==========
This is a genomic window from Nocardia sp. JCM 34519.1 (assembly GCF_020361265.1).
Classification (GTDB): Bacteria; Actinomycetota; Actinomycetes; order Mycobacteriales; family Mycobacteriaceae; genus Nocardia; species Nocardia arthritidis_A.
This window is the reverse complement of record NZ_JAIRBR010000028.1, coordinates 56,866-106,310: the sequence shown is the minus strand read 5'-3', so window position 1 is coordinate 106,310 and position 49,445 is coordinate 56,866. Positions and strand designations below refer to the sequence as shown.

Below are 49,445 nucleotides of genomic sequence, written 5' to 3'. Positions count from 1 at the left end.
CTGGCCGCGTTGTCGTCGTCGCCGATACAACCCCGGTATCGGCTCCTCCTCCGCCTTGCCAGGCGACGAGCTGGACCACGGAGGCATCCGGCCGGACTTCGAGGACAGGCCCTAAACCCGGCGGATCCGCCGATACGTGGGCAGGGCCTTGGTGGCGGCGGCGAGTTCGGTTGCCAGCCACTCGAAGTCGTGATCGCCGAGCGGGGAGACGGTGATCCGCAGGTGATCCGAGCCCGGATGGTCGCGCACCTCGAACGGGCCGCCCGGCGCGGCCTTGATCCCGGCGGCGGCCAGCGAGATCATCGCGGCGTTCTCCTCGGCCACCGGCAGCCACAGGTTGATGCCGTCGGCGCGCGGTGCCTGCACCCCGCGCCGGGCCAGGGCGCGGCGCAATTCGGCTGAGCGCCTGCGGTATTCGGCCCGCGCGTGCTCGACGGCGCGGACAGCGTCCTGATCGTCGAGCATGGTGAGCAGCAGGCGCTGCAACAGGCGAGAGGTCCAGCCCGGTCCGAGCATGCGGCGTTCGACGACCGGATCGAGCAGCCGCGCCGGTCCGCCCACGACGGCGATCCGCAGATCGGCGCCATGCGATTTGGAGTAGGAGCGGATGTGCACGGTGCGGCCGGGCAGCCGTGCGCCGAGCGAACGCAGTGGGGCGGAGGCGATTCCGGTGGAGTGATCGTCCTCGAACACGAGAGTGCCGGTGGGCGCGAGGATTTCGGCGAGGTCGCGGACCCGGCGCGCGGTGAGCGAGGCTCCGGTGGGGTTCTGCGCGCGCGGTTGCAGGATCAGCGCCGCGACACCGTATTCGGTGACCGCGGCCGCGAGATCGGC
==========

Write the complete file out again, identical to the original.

This is a genomic window from Nocardia sp. JCM 34519.1 (assembly GCF_020361265.1).
Classification (GTDB): Bacteria; Actinomycetota; Actinomycetes; order Mycobacteriales; family Mycobacteriaceae; genus Nocardia; species Nocardia arthritidis_A.
This window is the reverse complement of record NZ_JAIRBR010000028.1, coordinates 56,866-106,310: the sequence shown is the minus strand read 5'-3', so window position 1 is coordinate 106,310 and position 49,445 is coordinate 56,866. Positions and strand designations below refer to the sequence as shown.

Below are 49,445 nucleotides of genomic sequence, written 5' to 3'. Positions count from 1 at the left end.
CTGGCCGCGTTGTCGTCGTCGCCGATACAACCCCGGTATCGGCTCCTCCTCCGCCTTGCCAGGCGACGAGCTGGACCACGGAGGCATCCGGCCGGACTTCGAGGACAGGCCCTAAACCCGGCGGATCCGCCGATACGTGGGCAGGGCCTTGGTGGCGGCGGCGAGTTCGGTTGCCAGCCACTCGAAGTCGTGATCGCCGAGCGGGGAGACGGTGATCCGCAGGTGATCCGAGCCCGGATGGTCGCGCACCTCGAACGGGCCGCCCGGCGCGGCCTTGATCCCGGCGGCGGCCAGCGAGATCATCGCGGCGTTCTCCTCGGCCACCGGCAGCCACAGGTTGATGCCGTCGGCGCGCGGTGCCTGCACCCCGCGCCGGGCCAGGGCGCGGCGCAATTCGGCTGAGCGCCTGCGGTATTCGGCCCGCGCGTGCTCGACGGCGCGGACAGCGTCCTGATCGTCGAGCATGGTGAGCAGCAGGCGCTGCAACAGGCGAGAGGTCCAGCCCGGTCCGAGCATGCGGCGTTCGACGACCGGATCGAGCAGCCGCGCCGGTCCGCCCACGACGGCGATCCGCAGATCGGCGCCATGCGATTTGGAGTAGGAGCGGATGTGCACGGTGCGGCCGGGCAGCCGTGCGCCGAGCGAACGCAGTGGGGCGGAGGCGATTCCGGTGGAGTGATCGTCCTCGAACACGAGAGTGCCGGTGGGCGCGAGGATTTCGGCGAGGTCGCGGACCCGGCGCGCGGTGAGCGAGGCTCCGGTGGGGTTCTGCGCGCGCGGTTGCAGGATCAGCGCCGCGACACCGTATTCGGTGACCGCGGCCGCGAGATCGGC